Archer walks into further prison row

SHAMED peer Jeffrey Archer is today courting further controversy after he was allowed to leave a Suffolk prison and visit his home for the first time in nine weeks yesterday .

SHAMED peer Jeffrey Archer is today courting further controversy after he was allowed to leave a Suffolk prison and visit his home for the first time in nine weeks yesterday .

Fellow prison inmates were outraged as the wayward former Tory boss, 62, lost the privilege of spending Sundays out of jail in September when he broke Prison Service rules by attending a party given by former Tory education minister Gillian Shephard.

He was moved as a punishment from his "cushy" open prison to tough Lincoln Prison where he was locked up in his cell for 22 hours a day.

Archer was kept in the high security jail for three weeks until October 17 when he was sent to Hollesley Bay open prison set in 1,500 acres of grounds with sea views near Woodbridge.

New inmates at the Category D jail - nicknamed Holiday Bay by locals because of its easy-going regime - are usually expected to wait six weeks before being allowed home leave.

But the privilege was given to the multi millionaire novelist after five weeks and three days.

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One prisoner claimed: "I think it is an absolute disgrace that he is being allowed out so soon and it seems to be another example of the favourable treatment he is receiving from the prison system.

"Normally when prisoners do something wrong they lose all their home visits and it is virtually impossible to get them back again."

Archer's bearded son James, dressed casually in a white shirt and jeans, arrived to pick him up from the jail at 9.10 am yesterday.

James, 28, parked his father's R reg BMW 740 car in the jail car park and then hurried up the steps into administration block.

Former Tory party deputy chairman Archer walked into the building 15 minutes later to officially sign himself out for the day.

Archer, who was wearing his prison uniform of a grey sweatshirt and jeans with the bottoms turned up, clutched a pink sheaf of prison release forms as left the office with his son at 9.45am.

Archer then sat expressionless in the front passenger seat of the car as James drove him at speed down the 300 yard driveway of the jail.

The pair then drove the 70 miles back to Archer's historic home The Old Vicarage at Grantchester, near Cambridge. It is believed Archer was due to return to the prison by 7pm last night .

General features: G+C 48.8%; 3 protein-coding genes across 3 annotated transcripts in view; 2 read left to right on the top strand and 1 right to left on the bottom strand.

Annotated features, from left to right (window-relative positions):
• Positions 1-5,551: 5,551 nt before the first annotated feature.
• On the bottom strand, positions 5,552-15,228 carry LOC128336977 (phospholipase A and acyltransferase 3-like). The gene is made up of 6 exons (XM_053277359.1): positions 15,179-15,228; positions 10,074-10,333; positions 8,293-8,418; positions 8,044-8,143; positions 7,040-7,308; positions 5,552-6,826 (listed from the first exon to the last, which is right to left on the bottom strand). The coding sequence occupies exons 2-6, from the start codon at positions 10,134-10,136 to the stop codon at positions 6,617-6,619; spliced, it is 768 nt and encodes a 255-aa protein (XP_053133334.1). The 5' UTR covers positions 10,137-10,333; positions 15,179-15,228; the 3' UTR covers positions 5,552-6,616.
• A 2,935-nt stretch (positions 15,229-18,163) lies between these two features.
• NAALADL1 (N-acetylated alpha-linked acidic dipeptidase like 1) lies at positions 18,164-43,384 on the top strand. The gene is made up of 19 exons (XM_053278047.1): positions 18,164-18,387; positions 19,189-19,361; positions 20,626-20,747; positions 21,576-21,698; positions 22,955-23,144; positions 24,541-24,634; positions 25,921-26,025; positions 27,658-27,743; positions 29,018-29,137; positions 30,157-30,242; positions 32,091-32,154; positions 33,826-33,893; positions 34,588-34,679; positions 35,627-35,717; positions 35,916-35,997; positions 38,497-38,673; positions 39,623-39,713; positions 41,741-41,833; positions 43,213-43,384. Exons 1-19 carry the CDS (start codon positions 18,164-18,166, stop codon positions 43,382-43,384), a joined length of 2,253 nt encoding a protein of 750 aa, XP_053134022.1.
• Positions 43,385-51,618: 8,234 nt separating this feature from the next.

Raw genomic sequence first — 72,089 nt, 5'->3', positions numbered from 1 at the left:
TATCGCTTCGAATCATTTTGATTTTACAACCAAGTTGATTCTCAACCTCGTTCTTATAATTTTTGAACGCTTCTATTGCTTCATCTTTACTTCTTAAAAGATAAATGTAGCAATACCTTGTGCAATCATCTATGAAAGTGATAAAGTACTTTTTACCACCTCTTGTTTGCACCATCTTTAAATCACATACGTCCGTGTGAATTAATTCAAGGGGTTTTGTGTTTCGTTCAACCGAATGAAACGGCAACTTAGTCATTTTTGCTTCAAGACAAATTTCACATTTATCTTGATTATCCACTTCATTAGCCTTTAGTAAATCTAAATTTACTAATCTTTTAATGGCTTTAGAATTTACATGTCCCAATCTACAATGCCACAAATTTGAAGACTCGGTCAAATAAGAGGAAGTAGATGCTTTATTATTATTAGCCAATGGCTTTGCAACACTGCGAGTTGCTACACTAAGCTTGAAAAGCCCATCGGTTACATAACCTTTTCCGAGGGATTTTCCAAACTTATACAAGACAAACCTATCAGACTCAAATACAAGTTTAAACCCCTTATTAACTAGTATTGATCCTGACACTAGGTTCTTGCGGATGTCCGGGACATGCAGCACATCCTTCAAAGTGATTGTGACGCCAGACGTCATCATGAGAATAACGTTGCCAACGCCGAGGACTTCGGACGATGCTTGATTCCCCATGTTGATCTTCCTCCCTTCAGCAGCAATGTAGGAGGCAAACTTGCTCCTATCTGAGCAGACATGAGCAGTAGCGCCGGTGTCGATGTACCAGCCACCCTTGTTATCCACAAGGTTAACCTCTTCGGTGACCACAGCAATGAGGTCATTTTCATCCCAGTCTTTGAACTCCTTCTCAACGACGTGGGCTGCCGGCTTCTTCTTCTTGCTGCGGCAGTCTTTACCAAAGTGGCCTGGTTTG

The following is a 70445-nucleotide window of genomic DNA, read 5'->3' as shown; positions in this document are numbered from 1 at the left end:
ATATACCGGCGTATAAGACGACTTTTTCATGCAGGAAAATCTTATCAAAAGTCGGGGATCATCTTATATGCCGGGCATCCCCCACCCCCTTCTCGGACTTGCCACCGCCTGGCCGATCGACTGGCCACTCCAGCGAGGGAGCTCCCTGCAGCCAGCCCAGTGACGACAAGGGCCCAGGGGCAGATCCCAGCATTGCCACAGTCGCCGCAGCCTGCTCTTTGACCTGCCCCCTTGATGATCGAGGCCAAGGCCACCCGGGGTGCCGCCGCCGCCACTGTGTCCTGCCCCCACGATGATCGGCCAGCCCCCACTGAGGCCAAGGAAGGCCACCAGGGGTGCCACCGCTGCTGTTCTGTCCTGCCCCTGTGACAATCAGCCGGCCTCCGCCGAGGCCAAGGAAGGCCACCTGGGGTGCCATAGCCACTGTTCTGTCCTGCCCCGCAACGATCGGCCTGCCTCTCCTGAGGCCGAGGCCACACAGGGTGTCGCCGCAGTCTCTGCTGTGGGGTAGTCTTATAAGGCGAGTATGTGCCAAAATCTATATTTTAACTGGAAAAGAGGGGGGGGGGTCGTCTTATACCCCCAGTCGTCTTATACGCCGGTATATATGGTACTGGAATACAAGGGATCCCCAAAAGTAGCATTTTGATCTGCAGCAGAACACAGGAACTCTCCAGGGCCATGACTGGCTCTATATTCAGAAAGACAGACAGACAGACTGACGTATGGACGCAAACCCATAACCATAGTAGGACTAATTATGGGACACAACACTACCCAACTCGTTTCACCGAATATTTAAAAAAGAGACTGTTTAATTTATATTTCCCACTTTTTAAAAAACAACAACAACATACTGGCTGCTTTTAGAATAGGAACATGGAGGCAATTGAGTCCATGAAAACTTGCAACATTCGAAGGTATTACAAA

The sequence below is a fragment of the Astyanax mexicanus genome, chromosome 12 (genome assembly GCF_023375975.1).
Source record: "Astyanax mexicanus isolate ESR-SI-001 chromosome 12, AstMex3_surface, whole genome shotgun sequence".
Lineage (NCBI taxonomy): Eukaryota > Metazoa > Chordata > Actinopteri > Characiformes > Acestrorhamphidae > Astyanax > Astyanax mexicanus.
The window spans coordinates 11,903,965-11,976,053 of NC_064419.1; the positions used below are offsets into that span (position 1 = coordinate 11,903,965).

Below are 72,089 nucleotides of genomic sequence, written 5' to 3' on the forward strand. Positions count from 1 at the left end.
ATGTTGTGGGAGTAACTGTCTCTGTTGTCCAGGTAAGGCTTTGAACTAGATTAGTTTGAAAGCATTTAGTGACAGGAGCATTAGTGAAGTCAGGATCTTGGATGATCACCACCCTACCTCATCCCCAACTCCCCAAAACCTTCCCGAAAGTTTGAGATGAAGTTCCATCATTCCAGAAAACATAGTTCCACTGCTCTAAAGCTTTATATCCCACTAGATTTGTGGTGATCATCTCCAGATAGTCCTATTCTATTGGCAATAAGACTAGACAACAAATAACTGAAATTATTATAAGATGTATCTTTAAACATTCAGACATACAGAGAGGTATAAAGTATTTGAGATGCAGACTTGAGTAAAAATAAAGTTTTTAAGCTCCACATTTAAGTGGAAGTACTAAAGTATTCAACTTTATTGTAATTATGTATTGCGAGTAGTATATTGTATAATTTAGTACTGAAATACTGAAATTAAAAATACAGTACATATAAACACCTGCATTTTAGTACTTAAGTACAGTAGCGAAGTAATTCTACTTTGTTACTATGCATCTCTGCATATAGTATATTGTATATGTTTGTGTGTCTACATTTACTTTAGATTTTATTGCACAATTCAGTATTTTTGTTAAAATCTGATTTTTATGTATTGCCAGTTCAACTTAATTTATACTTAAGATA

Another prisoner said: "Archer was really pleased when he found out he was being allowed home again. He told several inmates that he was delighted to be going home."

Archer works six days a week in the prison library at Hollesley Bay and has also been keeping himself busy writing his latest book about his time as an inmate.

He is still being held in the jail's induction unit Hoxon House which is a temporary home to all new inmates and some lifers.

Archer was jailed for four years at the Old Bailey in August last year for perjury and perverting the course of justice in his libel battle against a newspaper.

He was originally sent to tough Belmarsh Prison in south London and was later transferred to Wayland Prison near Watton, Norfolk.

Archer was then sent to North Sea Camp prison on the Lincolnshire coast.

He was allowed out of the jail daily to drive himself to Lincoln where he worked behind the scenes at the city's Theatre Royal.

Archer was able to drive himself home from the jail most weekends - but in September he attended a party with his wife Mary, 57, at Mrs Shephard's home in Northwold, Norfolk.

His attendance broke Prison Service rules as he had not sought permission from his prison governor to attend the event 35 miles from his home

Prison Service director general Martin Narey immediately ended Archer's home leave entitlement and his job, describing his behaviour as "a serious breach of trust".

Last night a Prison Service spokeswoman said: "In general terms, governors are able to consider prisoners for community visits if they earn them through good behaviour.

"They usually become eligible for the privilege after spending a month in an open prison - but procedures might vary slightly from prison to prison according to local procedures.

"All prisoners are fully risk-assessed and have to abide by licence conditions for visits which are set by their governor.

"We do not comment on individual cases."

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